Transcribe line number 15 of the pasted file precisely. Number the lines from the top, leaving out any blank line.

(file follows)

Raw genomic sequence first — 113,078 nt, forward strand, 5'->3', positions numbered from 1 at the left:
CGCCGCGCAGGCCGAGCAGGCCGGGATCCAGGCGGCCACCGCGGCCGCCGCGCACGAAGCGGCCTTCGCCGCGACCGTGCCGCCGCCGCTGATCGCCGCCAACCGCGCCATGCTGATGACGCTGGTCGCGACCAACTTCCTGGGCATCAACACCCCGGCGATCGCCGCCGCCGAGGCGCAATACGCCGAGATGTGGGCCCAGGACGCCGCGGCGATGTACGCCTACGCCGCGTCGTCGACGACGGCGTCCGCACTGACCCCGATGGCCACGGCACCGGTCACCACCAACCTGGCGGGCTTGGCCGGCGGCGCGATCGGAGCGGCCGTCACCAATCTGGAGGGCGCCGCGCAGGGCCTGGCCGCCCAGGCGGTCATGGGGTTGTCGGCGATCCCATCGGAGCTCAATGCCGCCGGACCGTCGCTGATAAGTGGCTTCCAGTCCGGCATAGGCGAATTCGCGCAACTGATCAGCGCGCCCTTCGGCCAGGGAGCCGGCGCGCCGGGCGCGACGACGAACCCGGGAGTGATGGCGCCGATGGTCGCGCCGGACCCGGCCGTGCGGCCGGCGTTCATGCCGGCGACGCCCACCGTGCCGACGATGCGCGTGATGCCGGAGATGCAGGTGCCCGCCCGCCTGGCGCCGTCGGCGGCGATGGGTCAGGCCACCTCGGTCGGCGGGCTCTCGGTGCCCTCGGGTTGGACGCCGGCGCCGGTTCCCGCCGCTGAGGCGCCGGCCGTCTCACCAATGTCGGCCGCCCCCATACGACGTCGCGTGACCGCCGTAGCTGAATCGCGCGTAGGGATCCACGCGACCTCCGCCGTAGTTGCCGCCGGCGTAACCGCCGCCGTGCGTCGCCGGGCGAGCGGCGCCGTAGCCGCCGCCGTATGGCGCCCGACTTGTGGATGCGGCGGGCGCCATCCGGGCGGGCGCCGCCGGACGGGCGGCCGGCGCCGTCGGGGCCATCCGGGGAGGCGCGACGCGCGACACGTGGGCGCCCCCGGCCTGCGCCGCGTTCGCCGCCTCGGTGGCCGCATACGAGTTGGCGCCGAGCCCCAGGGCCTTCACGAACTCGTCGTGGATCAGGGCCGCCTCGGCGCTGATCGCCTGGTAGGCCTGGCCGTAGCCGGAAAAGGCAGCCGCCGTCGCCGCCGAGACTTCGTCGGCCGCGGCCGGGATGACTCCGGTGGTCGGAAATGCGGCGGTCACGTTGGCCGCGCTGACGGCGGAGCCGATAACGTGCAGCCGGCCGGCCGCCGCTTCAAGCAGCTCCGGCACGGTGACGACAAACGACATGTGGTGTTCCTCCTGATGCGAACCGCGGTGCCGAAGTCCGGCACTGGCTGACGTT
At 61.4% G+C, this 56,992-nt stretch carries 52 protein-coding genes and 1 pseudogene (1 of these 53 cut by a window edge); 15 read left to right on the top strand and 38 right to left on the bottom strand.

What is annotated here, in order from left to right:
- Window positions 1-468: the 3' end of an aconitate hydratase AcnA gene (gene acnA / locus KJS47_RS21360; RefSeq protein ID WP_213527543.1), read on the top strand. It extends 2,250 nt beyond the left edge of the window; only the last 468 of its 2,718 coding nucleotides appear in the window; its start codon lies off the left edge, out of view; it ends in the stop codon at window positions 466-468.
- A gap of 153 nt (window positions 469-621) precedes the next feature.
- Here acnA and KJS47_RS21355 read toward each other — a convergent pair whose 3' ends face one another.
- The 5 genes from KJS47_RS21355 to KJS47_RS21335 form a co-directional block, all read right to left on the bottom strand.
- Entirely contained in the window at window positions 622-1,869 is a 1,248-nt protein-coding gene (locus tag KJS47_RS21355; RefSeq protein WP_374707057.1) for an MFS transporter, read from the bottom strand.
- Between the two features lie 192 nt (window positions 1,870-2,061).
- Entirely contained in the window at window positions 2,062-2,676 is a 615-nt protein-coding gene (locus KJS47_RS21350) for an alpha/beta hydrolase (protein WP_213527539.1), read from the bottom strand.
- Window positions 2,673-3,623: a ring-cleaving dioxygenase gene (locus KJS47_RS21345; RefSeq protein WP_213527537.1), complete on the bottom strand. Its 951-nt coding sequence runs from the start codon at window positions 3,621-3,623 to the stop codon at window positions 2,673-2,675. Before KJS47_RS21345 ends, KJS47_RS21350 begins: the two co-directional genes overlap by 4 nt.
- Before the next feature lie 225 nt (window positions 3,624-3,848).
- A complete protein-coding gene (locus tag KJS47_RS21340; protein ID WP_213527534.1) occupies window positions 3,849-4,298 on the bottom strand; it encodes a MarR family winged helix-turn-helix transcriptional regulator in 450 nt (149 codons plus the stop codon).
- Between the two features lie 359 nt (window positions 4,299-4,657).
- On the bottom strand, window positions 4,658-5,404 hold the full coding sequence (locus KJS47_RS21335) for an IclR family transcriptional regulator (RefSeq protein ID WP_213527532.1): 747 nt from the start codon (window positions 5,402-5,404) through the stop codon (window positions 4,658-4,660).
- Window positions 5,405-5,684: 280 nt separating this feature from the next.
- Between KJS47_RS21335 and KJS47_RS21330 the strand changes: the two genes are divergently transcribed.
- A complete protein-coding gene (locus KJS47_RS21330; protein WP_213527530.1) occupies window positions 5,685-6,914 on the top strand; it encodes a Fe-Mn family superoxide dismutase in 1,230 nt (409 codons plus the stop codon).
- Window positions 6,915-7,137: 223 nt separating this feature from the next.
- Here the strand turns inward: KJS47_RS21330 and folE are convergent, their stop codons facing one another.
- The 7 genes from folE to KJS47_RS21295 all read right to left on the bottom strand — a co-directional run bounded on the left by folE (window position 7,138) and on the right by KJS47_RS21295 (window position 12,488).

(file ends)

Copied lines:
- Between the two features lie 359 nt (window positions 4,299-4,657).